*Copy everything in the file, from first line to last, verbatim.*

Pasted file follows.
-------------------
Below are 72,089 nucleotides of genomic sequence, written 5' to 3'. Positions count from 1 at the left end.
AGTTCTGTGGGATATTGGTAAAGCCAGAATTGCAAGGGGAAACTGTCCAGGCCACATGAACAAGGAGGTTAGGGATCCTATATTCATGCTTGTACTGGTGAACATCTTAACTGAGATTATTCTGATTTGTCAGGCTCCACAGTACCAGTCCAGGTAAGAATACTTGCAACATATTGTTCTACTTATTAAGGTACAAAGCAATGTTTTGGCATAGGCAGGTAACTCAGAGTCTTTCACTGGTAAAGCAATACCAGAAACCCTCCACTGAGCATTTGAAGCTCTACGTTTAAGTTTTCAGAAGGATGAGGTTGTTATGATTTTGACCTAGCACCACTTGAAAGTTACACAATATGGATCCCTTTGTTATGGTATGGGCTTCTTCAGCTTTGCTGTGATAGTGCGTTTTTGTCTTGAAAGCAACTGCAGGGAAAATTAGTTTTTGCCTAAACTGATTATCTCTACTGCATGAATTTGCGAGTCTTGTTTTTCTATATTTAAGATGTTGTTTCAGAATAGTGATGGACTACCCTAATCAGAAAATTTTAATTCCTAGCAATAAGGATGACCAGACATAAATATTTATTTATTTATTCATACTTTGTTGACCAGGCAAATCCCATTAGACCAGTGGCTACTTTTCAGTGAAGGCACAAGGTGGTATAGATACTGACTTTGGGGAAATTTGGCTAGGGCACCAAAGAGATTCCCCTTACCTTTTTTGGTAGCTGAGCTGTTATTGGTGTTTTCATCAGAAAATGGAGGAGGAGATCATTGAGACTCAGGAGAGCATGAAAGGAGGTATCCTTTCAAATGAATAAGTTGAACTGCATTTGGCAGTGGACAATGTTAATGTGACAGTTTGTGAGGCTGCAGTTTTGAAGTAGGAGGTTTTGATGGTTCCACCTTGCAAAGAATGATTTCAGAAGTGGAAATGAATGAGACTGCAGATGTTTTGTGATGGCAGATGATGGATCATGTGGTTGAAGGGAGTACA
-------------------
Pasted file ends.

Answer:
Below are 72,089 nucleotides of genomic sequence, written 5' to 3'. Positions count from 1 at the left end.
AGTTCTGTGGGATATTGGTAAAGCCAGAATTGCAAGGGGAAACTGTCCAGGCCACATGAACAAGGAGGTTAGGGATCCTATATTCATGCTTGTACTGGTGAACATCTTAACTGAGATTATTCTGATTTGTCAGGCTCCACAGTACCAGTCCAGGTAAGAATACTTGCAACATATTGTTCTACTTATTAAGGTACAAAGCAATGTTTTGGCATAGGCAGGTAACTCAGAGTCTTTCACTGGTAAAGCAATACCAGAAACCCTCCACTGAGCATTTGAAGCTCTACGTTTAAGTTTTCAGAAGGATGAGGTTGTTATGATTTTGACCTAGCACCACTTGAAAGTTACACAATATGGATCCCTTTGTTATGGTATGGGCTTCTTCAGCTTTGCTGTGATAGTGCGTTTTTGTCTTGAAAGCAACTGCAGGGAAAATTAGTTTTTGCCTAAACTGATTATCTCTACTGCATGAATTTGCGAGTCTTGTTTTTCTATATTTAAGATGTTGTTTCAGAATAGTGATGGACTACCCTAATCAGAAAATTTTAATTCCTAGCAATAAGGATGACCAGACATAAATATTTATTTATTTATTCATACTTTGTTGACCAGGCAAATCCCATTAGACCAGTGGCTACTTTTCAGTGAAGGCACAAGGTGGTATAGATACTGACTTTGGGGAAATTTGGCTAGGGCACCAAAGAGATTCCCCTTACCTTTTTTGGTAGCTGAGCTGTTATTGGTGTTTTCATCAGAAAATGGAGGAGGAGATCATTGAGACTCAGGAGAGCATGAAAGGAGGTATCCTTTCAAATGAATAAGTTGAACTGCATTTGGCAGTGGACAATGTTAATGTGACAGTTTGTGAGGCTGCAGTTTTGAAGTAGGAGGTTTTGATGGTTCCACCTTGCAAAGAATGATTTCAGAAGTGGAAATGAATGAGACTGCAGATGTTTTGTGATGGCAGATGATGGATCATGTGGTTGAAGGGAGTACA